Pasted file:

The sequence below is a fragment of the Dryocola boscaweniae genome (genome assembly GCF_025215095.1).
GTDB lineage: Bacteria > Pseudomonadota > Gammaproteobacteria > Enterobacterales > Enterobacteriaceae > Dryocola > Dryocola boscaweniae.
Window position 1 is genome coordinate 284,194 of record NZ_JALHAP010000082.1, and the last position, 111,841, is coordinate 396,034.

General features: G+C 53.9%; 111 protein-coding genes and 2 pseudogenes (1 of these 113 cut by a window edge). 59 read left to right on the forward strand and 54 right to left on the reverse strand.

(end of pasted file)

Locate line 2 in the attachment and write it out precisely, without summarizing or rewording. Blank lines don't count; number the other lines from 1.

GTDB lineage: Bacteria > Pseudomonadota > Gammaproteobacteria > Enterobacterales > Enterobacteriaceae > Dryocola > Dryocola boscaweniae.